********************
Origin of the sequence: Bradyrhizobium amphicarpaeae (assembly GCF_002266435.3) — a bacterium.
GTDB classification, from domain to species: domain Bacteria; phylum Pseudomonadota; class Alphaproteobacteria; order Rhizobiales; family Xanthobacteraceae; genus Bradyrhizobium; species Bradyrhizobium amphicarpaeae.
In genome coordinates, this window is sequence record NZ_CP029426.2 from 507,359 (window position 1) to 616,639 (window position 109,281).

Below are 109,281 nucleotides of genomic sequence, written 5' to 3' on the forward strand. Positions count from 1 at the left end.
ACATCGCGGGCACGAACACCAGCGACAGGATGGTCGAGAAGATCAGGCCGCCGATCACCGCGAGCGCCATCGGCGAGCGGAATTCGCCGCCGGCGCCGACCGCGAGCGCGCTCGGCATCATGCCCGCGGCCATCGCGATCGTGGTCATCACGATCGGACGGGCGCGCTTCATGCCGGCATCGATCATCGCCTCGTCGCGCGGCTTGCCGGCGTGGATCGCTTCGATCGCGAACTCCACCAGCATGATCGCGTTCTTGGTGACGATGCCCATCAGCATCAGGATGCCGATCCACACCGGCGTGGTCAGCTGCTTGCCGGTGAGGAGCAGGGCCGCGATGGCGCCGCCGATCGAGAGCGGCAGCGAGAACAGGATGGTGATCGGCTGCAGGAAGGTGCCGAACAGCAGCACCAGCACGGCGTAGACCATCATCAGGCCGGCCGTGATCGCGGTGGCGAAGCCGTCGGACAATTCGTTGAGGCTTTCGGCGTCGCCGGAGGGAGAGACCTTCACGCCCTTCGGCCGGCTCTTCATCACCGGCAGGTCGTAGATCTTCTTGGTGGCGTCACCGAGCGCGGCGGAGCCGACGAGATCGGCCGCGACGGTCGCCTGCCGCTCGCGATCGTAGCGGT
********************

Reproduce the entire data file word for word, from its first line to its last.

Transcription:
Origin of the sequence: Bradyrhizobium amphicarpaeae (assembly GCF_002266435.3) — a bacterium.
GTDB classification, from domain to species: domain Bacteria; phylum Pseudomonadota; class Alphaproteobacteria; order Rhizobiales; family Xanthobacteraceae; genus Bradyrhizobium; species Bradyrhizobium amphicarpaeae.
In genome coordinates, this window is sequence record NZ_CP029426.2 from 507,359 (window position 1) to 616,639 (window position 109,281).

Below are 109,281 nucleotides of genomic sequence, written 5' to 3' on the forward strand. Positions count from 1 at the left end.
ACATCGCGGGCACGAACACCAGCGACAGGATGGTCGAGAAGATCAGGCCGCCGATCACCGCGAGCGCCATCGGCGAGCGGAATTCGCCGCCGGCGCCGACCGCGAGCGCGCTCGGCATCATGCCCGCGGCCATCGCGATCGTGGTCATCACGATCGGACGGGCGCGCTTCATGCCGGCATCGATCATCGCCTCGTCGCGCGGCTTGCCGGCGTGGATCGCTTCGATCGCGAACTCCACCAGCATGATCGCGTTCTTGGTGACGATGCCCATCAGCATCAGGATGCCGATCCACACCGGCGTGGTCAGCTGCTTGCCGGTGAGGAGCAGGGCCGCGATGGCGCCGCCGATCGAGAGCGGCAGCGAGAACAGGATGGTGATCGGCTGCAGGAAGGTGCCGAACAGCAGCACCAGCACGGCGTAGACCATCATCAGGCCGGCCGTGATCGCGGTGGCGAAGCCGTCGGACAATTCGTTGAGGCTTTCGGCGTCGCCGGAGGGAGAGACCTTCACGCCCTTCGGCCGGCTCTTCATCACCGGCAGGTCGTAGATCTTCTTGGTGGCGTCACCGAGCGCGGCGGAGCCGACGAGATCGGCCGCGACGGTCGCCTGCCGCTCGCGATCGTAGCGGT